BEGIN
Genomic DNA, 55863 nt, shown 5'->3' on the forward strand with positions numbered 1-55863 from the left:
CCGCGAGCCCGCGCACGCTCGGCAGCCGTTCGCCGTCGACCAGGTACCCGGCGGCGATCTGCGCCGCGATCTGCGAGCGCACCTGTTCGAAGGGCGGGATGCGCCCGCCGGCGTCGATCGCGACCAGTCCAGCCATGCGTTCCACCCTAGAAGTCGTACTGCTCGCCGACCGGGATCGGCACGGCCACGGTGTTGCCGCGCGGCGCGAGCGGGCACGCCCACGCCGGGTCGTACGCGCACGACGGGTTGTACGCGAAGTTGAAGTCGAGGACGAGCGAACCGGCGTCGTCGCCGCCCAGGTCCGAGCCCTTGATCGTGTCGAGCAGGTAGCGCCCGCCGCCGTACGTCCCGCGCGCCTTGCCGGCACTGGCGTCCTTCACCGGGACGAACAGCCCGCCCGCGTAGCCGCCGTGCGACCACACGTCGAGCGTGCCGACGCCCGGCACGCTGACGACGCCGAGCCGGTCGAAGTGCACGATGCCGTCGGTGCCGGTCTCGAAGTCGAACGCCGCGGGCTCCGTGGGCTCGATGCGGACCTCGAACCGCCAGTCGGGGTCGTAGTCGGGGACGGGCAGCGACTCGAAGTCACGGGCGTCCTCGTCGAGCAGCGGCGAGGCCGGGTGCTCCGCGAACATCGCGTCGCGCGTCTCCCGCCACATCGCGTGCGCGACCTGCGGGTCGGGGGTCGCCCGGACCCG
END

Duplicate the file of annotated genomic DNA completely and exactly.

Genomic DNA, 55863 nt, shown 5'->3' on the forward strand with positions numbered 1-55863 from the left:
CCGCGAGCCCGCGCACGCTCGGCAGCCGTTCGCCGTCGACCAGGTACCCGGCGGCGATCTGCGCCGCGATCTGCGAGCGCACCTGTTCGAAGGGCGGGATGCGCCCGCCGGCGTCGATCGCGACCAGTCCAGCCATGCGTTCCACCCTAGAAGTCGTACTGCTCGCCGACCGGGATCGGCACGGCCACGGTGTTGCCGCGCGGCGCGAGCGGGCACGCCCACGCCGGGTCGTACGCGCACGACGGGTTGTACGCGAAGTTGAAGTCGAGGACGAGCGAACCGGCGTCGTCGCCGCCCAGGTCCGAGCCCTTGATCGTGTCGAGCAGGTAGCGCCCGCCGCCGTACGTCCCGCGCGCCTTGCCGGCACTGGCGTCCTTCACCGGGACGAACAGCCCGCCCGCGTAGCCGCCGTGCGACCACACGTCGAGCGTGCCGACGCCCGGCACGCTGACGACGCCGAGCCGGTCGAAGTGCACGATGCCGTCGGTGCCGGTCTCGAAGTCGAACGCCGCGGGCTCCGTGGGCTCGATGCGGACCTCGAACCGCCAGTCGGGGTCGTAGTCGGGGACGGGCAGCGACTCGAAGTCACGGGCGTCCTCGTCGAGCAGCGGCGAGGCCGGGTGCTCCGCGAACATCGCGTCGCGCGTCTCCCGCCACATCGCGTGCGCGACCTGCGGGTCGGGGGTCGCCCGGACCCG